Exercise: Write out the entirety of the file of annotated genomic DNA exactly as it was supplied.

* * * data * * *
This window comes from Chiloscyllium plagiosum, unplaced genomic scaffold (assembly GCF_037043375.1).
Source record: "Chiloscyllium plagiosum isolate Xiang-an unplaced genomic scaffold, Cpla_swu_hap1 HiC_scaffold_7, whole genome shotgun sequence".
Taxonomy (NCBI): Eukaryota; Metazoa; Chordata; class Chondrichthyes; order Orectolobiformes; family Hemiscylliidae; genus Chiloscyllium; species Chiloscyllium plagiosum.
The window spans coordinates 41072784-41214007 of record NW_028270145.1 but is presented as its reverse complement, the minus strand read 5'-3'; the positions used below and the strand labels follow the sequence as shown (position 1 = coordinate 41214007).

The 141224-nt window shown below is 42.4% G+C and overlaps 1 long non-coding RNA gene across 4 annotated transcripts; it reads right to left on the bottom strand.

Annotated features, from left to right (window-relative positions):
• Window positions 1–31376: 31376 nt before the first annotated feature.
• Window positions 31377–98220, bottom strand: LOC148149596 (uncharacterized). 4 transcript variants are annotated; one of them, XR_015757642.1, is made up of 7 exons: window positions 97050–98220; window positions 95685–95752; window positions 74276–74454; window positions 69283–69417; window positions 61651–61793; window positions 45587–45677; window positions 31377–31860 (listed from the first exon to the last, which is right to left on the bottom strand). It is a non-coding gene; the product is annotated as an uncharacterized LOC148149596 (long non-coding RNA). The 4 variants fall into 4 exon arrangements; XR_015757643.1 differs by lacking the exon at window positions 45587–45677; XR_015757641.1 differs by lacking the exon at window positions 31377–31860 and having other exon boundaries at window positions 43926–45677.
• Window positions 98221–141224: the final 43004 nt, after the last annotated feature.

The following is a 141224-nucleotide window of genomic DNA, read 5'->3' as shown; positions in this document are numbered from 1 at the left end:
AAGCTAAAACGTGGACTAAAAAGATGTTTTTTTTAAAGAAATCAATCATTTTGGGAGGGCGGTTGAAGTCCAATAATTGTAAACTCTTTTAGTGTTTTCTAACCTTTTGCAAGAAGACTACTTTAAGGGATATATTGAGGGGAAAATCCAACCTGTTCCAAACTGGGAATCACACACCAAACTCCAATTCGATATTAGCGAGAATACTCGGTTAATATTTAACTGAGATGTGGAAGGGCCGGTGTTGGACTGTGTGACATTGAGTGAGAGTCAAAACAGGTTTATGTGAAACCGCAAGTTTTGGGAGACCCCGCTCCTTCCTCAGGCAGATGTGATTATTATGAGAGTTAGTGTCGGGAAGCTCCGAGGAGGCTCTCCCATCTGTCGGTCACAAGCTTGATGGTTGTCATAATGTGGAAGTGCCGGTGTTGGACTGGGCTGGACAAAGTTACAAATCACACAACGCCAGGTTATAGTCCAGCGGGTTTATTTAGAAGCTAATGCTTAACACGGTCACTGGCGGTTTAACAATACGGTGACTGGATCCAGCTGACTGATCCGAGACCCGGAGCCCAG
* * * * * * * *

This window comes from Chiloscyllium plagiosum, unplaced genomic scaffold (assembly GCF_037043375.1).
Source record: "Chiloscyllium plagiosum isolate Xiang-an unplaced genomic scaffold, Cpla_swu_hap1 HiC_scaffold_7, whole genome shotgun sequence".
Taxonomy (NCBI): Eukaryota; Metazoa; Chordata; class Chondrichthyes; order Orectolobiformes; family Hemiscylliidae; genus Chiloscyllium; species Chiloscyllium plagiosum.
The window spans coordinates 41072784-41214007 of record NW_028270145.1 but is presented as its reverse complement, the minus strand read 5'-3'; the positions used below and the strand labels follow the sequence as shown (position 1 = coordinate 41214007).

The 141224-nt window shown below is 42.4% G+C and overlaps 1 long non-coding RNA gene across 4 annotated transcripts; it reads right to left on the bottom strand.

Annotated features, from left to right (window-relative positions):
• Window positions 1–31376: 31376 nt before the first annotated feature.
• Window positions 31377–98220, bottom strand: LOC148149596 (uncharacterized). 4 transcript variants are annotated; one of them, XR_015757642.1, is made up of 7 exons: window positions 97050–98220; window positions 95685–95752; window positions 74276–74454; window positions 69283–69417; window positions 61651–61793; window positions 45587–45677; window positions 31377–31860 (listed from the first exon to the last, which is right to left on the bottom strand). It is a non-coding gene; the product is annotated as an uncharacterized LOC148149596 (long non-coding RNA). The 4 variants fall into 4 exon arrangements; XR_015757643.1 differs by lacking the exon at window positions 45587–45677; XR_015757641.1 differs by lacking the exon at window positions 31377–31860 and having other exon boundaries at window positions 43926–45677.
• Window positions 98221–141224: the final 43004 nt, after the last annotated feature.

The following is a 141224-nucleotide window of genomic DNA, read 5'->3' as shown; positions in this document are numbered from 1 at the left end:
AAGCTAAAACGTGGACTAAAAAGATGTTTTTTTTAAAGAAATCAATCATTTTGGGAGGGCGGTTGAAGTCCAATAATTGTAAACTCTTTTAGTGTTTTCTAACCTTTTGCAAGAAGACTACTTTAAGGGATATATTGAGGGGAAAATCCAACCTGTTCCAAACTGGGAATCACACACCAAACTCCAATTCGATATTAGCGAGAATACTCGGTTAATATTTAACTGAGATGTGGAAGGGCCGGTGTTGGACTGTGTGACATTGAGTGAGAGTCAAAACAGGTTTATGTGAAACCGCAAGTTTTGGGAGACCCCGCTCCTTCCTCAGGCAGATGTGATTATTATGAGAGTTAGTGTCGGGAAGCTCCGAGGAGGCTCTCCCATCTGTCGGTCACAAGCTTGATGGTTGTCATAATGTGGAAGTGCCGGTGTTGGACTGGGCTGGACAAAGTTACAAATCACACAACGCCAGGTTATAGTCCAGCGGGTTTATTTAGAAGCTAATGCTTAACACGGTCACTGGCGGTTTAACAATACGGTGACTGGATCCAGCTGACTGATCCGAGACCCGGAGCCCAG